When our girls were young, they’d get so cranky sometimes there was no way to console them. I’m trying to remember the word we used to describe them—something like “crunchy,” “crispy,” “crusty,” or “cooked”—but whatever it was, they were brittle, and bed was the sole solution.
We all get cranky sometimes, even as adults. Over the past few days, I’ve noticed a few people haven’t seemed like themselves—edgy or tearful, or uncharacteristically defensive or impatient. For many, the most obviously precipitant was long days, compounded by insufficient sleep.
As a parent, I know fatigue makes all problems worse. A tough day at school, an unanswered text, or a disappointing grade- all seem cataclysmic at first, but they inevitably become manageable or forgotten after a good night’s sleep.
The same is true for grownups. Otherwise cheerful, idealistic physicians can get fried after long stretches at work, particularly this time of year when the only sunlight we see may be through a hospital window.
Wellness includes at least four special ingredients: nutrition, self-care, community, and sleep. We need to try our best to eat well, care for our bodies, nurture friendships, and get enough sleep. It can be especially hard for residents to stay well, and I’ll be the first to acknowledge that 80-hour work weeks, long stretches without a break, and overnight calls pose challenges lacking easy solutions. But these challenges should make our commitment to wellness that much more vital.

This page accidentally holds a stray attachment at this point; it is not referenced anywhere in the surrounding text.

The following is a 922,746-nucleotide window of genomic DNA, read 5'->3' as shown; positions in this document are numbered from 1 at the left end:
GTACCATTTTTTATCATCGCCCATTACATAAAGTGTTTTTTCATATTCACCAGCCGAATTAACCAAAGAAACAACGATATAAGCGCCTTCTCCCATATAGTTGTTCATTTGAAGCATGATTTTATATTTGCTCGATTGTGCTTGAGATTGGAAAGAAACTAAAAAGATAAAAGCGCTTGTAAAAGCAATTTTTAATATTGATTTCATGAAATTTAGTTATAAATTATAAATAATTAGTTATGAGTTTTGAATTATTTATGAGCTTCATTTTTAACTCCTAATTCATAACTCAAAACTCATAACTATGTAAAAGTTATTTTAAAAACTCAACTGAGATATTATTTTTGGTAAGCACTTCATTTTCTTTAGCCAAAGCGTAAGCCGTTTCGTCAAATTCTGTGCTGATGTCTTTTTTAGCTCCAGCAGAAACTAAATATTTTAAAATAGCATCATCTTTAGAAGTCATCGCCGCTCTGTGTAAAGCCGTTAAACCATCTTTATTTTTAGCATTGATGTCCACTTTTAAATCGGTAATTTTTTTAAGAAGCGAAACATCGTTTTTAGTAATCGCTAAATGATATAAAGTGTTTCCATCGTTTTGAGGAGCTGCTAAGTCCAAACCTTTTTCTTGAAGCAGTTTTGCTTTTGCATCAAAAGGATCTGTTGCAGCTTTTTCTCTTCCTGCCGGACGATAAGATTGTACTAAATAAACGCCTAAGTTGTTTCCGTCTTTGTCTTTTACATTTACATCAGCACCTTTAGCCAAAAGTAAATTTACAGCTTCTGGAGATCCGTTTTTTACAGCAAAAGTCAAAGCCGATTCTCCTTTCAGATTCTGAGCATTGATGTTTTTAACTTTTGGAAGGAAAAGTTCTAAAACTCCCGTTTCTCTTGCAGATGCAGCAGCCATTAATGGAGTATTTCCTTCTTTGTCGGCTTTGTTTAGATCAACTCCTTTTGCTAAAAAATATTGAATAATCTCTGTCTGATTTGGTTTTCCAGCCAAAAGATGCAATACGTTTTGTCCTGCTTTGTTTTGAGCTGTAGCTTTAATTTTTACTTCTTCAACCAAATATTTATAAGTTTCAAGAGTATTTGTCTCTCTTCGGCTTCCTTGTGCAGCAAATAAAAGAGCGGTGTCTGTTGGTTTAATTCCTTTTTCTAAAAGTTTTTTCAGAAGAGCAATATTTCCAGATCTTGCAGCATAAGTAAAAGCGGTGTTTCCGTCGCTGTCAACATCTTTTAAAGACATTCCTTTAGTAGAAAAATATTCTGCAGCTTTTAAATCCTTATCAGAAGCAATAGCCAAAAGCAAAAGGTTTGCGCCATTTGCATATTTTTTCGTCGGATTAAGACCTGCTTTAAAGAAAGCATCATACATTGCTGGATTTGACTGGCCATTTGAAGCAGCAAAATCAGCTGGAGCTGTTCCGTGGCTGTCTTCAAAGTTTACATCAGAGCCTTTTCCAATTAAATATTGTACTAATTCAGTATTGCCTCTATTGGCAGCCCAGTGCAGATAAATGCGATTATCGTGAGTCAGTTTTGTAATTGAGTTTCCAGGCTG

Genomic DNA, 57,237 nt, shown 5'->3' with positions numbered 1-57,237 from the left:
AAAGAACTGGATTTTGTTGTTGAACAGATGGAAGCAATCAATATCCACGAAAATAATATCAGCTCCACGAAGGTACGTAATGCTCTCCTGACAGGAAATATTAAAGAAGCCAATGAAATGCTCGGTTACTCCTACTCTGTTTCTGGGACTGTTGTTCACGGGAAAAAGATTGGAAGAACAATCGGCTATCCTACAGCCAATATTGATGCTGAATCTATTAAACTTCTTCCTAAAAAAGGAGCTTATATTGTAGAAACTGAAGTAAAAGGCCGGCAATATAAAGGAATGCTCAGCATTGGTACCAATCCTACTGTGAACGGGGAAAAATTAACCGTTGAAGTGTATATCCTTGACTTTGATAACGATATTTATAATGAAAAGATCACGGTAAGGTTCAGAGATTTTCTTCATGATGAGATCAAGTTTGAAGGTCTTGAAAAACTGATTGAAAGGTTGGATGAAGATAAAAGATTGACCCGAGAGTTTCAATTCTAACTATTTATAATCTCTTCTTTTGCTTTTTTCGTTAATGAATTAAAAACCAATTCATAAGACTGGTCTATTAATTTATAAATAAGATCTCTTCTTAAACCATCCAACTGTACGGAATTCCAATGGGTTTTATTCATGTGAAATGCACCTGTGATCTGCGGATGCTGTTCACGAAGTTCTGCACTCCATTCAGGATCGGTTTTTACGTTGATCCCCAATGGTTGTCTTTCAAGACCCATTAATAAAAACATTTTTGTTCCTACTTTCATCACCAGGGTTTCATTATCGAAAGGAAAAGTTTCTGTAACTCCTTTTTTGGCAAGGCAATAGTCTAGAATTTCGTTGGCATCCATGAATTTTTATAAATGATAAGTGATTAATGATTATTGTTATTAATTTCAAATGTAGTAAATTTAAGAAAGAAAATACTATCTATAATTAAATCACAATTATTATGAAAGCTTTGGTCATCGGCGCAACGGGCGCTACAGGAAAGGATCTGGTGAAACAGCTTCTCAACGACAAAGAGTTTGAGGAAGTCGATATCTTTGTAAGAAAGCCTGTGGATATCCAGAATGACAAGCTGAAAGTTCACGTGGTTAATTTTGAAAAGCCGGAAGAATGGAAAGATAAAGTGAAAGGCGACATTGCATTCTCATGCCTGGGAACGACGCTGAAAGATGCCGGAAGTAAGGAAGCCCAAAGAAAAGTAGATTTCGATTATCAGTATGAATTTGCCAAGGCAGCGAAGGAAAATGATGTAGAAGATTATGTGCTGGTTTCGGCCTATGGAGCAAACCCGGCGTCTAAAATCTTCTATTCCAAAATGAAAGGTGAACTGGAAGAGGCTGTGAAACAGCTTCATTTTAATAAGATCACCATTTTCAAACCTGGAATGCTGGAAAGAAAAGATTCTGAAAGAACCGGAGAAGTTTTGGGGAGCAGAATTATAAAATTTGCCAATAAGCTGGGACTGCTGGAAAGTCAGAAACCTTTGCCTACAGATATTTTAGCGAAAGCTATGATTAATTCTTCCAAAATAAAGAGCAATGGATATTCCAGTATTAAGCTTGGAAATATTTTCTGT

Some of the problems we face are daunting and complex, but many more are not. Whether it makes us crunchy, crispy, crusty, or cooked, we must recognize the impact of fatigue. As winter approaches, let’s be sure to care for ourselves and for each other. If a colleague seems sad or irritable or short-tempered, please look past the outward behaviors and consider what may be wrong. The answers aren’t always complicated, and we need to remember that a good meal, a trip to the gym, an evening with friends, and a good night’s sleep can work wonders.
A pre-winter scene outside my bedroom window at 3AM (when I should have been asleep):